Friday, March 13, 2009
Austin Gets Nostalgic for High Modernism
Despite the fact that I can probably count the readers of this blog on one hand, it seems that my interest in the pinnacle of 20th century American modernism is shared by many. Perhaps the explanation is fairly simple as people start to realize they are witnessing the principles of modernity, specifically liberal modernity, being thrown into crisis. Naturally they want to understand how we got to where we are now. But just imagine my surprise while flipping through ARTnews to see an advert for the show featured above. Now given that this is the art world, it is mostly the look of the era which the folks at the Blanton will focus on. Nevertheless, what is art but the visual summation of the zeitgeist? As the official write up for the show notes:
..designs for residential dwellings are among the iconic midcentury architectural gems captured in Julius Shulman's photographs. Shulman's images, reproduced extensively in period newspapers and magazines, were purveyors of West Coast cool, offering glimpses inside modern glass houses, where carefully staged scenes showed elegant middle–class couples acting out the suburban American dream of home ownership with Hollywood sophistication. On view will be many of Shulman's potent images of midcentury modernist architecture, which have played a critical role in the revival of interest in this period.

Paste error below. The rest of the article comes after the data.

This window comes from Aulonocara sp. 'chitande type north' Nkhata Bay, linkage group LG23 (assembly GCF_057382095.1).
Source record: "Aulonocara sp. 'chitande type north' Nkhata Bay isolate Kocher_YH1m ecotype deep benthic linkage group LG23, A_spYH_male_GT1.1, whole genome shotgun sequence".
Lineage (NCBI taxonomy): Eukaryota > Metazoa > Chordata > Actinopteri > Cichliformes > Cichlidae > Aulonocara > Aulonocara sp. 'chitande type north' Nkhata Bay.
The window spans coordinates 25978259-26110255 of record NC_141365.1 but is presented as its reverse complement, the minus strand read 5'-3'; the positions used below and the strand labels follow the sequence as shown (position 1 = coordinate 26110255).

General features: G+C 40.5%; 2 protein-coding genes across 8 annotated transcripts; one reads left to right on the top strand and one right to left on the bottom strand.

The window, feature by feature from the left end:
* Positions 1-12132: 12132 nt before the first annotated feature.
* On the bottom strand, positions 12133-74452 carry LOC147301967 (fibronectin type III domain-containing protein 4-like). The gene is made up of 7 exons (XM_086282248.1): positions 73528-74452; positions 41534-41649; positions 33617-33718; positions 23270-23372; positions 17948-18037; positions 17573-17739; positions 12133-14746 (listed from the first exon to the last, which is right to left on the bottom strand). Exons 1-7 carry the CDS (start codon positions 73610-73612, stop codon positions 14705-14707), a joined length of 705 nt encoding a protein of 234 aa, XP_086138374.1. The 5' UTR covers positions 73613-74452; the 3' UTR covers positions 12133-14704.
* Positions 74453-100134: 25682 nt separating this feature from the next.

I should note that there is a special significance to the fact that this show specializes in Californian design. For one, the British painter David Hockney made California his home during the midcentury and his hard edge, pastel colored works truly evoke the West coast bourgeois attitude of reserved coolness and subtle sexiness. James Franco swimming nude in a pool in Milk is a clear nod to Hockney. His works alone have spawned a whole style themselves, from the yuppie and Sloane portraiture of Alex Katz to the legions of ethereal realists whose works dominate galleries today.
It should also be noted that even in the middle of the 20th century, California was still viewed as the new frontier, the antithesis to the historic and established East Coast, especially my own beloved New England. So just as the new world was the blank slate on which European expats from the emerging mercantile class would paint a new civilization, so the West coast was where the nouveau riche (by definition, more open to new ideas and riskier investments) would have the space and freedom to develop this relatively untouched land in the New Style.